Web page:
Abraham O. Smoot
Abraham O. Smoot was a pioneer, businessman, politician, and early leader of The Church of Jesus Christ of Latter-day Saints.
He was born on February 17, 1815, in Owenton, Kentucky. His father died when he was young, and his mother remarried. She joined the Church in 1833 and Abraham was baptized on March 22, 1835, by Warren Parrish. When David W. Patten confirmed him, he promised Abraham that he would be able to overcome the health problems that had plagued him since boyhood.
One of his first Church responsibilities was to lead a small group of Church members where he was living in Tennessee. At this time he met Wilford Woodruff and the pair served a nine-month mission to Tennessee and Kentucky. Then they attended school in Kirtland, Ohio, together. This short two months of schooling was Abraham’s first formal education. In Kirtland, he met Joseph Smith. He was also given a priesthood blessing from Brigham Young, Heber C. Kimball, Willard Richards, and Hyrum Smith]] for his typhoid fever and pleurisy. He also received a patriarchal blessing from Joseph Smith Sr.
The Prophet Joseph issued an assignment to Abraham to gather a group of people from his home state of Tennessee to move to Far West, Missouri. His family and others totally about 200 people settled in Daviess County. Afterward, he served a five-month mission to southern Missouri and Arkansas. After he returned, he was taken prisoner during the 1838 Mormon War. After his release, he moved to Montrose, Iowa, and served in the high council in the new settlement of Zarahemla. He continued his missionary work in Charleston, South Carolina, returned to Nauvoo, Illinois, led a branch of the Church in Keokuk, Iowa, and then traveled to Tennessee to oversee both missionary work and Joseph Smith’s presidential campaign efforts there. He returned to Nauvoo after the deaths of Joseph and Hyrum Smith. He served a mission to Alabama as called by Brigham Young. He served a total of nine missions.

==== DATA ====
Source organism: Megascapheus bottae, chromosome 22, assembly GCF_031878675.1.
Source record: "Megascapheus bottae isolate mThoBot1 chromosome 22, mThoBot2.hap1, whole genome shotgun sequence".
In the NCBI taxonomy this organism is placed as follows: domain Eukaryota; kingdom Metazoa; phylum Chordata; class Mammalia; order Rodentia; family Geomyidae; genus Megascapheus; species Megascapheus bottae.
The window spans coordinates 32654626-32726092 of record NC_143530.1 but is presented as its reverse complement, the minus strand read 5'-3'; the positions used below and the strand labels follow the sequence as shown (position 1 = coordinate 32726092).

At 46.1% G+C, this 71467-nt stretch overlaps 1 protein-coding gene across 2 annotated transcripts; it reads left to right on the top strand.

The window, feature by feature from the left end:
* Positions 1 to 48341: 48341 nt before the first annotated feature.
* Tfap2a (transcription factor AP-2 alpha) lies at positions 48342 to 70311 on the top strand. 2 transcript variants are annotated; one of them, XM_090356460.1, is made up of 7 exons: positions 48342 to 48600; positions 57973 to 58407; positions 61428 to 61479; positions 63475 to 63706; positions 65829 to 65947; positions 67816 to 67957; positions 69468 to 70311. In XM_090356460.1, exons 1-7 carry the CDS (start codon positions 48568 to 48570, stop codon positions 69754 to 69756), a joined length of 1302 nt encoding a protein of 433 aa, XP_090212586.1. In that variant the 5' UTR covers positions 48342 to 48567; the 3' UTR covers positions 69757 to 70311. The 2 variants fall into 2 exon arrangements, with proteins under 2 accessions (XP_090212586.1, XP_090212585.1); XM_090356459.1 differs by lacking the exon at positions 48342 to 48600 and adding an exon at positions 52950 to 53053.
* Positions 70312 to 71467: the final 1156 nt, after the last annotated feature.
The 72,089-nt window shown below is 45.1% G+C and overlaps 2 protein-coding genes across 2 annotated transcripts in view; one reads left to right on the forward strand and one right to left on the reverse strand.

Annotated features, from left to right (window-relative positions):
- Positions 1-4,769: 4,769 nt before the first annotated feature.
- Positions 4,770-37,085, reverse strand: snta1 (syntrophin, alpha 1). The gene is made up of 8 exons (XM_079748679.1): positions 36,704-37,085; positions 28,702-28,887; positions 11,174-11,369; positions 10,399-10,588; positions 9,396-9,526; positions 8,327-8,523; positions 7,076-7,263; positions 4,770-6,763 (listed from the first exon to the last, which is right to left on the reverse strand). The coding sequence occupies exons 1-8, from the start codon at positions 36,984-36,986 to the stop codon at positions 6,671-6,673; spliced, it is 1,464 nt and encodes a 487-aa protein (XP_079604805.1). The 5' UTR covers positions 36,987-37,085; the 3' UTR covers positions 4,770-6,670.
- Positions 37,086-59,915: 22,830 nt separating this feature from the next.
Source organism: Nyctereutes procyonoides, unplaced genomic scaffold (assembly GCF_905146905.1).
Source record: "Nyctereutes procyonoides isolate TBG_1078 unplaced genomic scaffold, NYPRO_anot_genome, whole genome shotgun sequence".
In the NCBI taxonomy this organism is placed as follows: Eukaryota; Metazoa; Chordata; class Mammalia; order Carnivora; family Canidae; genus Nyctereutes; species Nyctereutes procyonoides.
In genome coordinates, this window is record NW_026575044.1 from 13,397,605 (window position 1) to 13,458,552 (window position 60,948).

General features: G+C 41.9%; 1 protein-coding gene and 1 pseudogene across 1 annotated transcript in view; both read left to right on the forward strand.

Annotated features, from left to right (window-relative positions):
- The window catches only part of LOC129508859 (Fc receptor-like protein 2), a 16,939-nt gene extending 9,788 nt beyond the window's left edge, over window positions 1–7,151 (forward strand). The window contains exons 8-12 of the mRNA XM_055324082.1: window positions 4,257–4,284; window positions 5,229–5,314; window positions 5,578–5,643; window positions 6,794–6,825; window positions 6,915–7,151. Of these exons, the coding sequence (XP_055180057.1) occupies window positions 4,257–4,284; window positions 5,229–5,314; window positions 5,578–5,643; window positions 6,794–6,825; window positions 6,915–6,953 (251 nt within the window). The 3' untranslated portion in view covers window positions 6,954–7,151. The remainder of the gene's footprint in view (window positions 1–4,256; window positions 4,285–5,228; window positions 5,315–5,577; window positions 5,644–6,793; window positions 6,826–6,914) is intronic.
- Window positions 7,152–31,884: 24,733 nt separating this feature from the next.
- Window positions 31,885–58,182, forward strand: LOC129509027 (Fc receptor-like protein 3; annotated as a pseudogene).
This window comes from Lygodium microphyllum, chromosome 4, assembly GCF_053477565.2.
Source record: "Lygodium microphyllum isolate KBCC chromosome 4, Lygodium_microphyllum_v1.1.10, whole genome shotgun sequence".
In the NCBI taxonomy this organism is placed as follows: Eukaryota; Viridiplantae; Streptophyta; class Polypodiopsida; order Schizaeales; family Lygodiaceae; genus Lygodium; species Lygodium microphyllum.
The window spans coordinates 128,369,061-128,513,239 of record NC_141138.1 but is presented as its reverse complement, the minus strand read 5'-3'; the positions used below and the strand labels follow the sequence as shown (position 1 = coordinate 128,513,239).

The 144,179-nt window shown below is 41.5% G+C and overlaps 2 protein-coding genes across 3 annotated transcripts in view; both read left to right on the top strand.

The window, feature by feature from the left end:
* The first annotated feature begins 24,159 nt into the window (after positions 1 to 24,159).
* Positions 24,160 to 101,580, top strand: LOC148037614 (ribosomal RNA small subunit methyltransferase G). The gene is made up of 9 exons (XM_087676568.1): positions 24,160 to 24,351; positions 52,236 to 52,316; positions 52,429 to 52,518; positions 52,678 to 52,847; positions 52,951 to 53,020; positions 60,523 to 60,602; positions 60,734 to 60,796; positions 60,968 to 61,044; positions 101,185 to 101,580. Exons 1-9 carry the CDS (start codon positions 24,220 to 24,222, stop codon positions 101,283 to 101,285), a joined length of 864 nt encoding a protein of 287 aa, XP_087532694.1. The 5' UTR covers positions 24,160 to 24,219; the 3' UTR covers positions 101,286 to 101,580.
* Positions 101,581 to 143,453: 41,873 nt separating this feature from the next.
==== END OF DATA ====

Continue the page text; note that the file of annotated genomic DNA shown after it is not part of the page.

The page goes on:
Abraham served another mission in 1851, this time to England. He brought converts back to the U.S. through the Perpetual Emigration Fund. On the trek to Utah Territory, he contracted cholera but recovered. He was named the leader of the fourth hundred, which consisted of 120 wagons and 317 people. His company arrived in September 1847, the second group of pioneers to arrive in the Salt Lake Valley. He led other pioneer companies in 1852 and 1856. His business venture, called the Great Salt Lake Valley Carrying Company, transported goods and people across the Great Plains during the California Gold Rush.
In Utah, Smoot briefly owned slaves, however, they were given freedom after two years.
Smoot served as mayor of Salt Lake City from 1857 to 1866. He then served for twelve years in the Utah legislature. Brigham Young called Abraham to serve as president of the Utah Stake in Provo. The family tradition recalls that Young said , “There are three places, all on a par, one is as good as the other. They are Provo, Hell, or Texas. you can take your choice.” Smoot is said to have responded, “I would sooner go to Hell than to Provo.” Although he protested the move, Smoot went to Provo, was elected mayor (served from 1868 to 1881) and was the first president of the board of trustees of Brigham Young Academy. Under his leadership, the Utah Southern Railroad, the Provo Tabernacle, and multiple streets were built. He invested in the Provo Woolen Mills and co-founded the First National Bank of Provo. At one point he mortgaged his property in order to keep the Brigham Young Academy running.
Smoot married a widow named Margaret Thompson McMeans Adkinson in 1838. In January 1846, he began practicing plural marriage. He eventually had six wives and was the father to twenty-seven children, including three he adopted. One of his sons was Reed Smoot. Orson F. Whitney was one of Smoot’s sons-in-law.
Abraham Owen Smoot died on March 6, 1895, two years after being hit by a falling tree. The BYU administration building is named in his honor.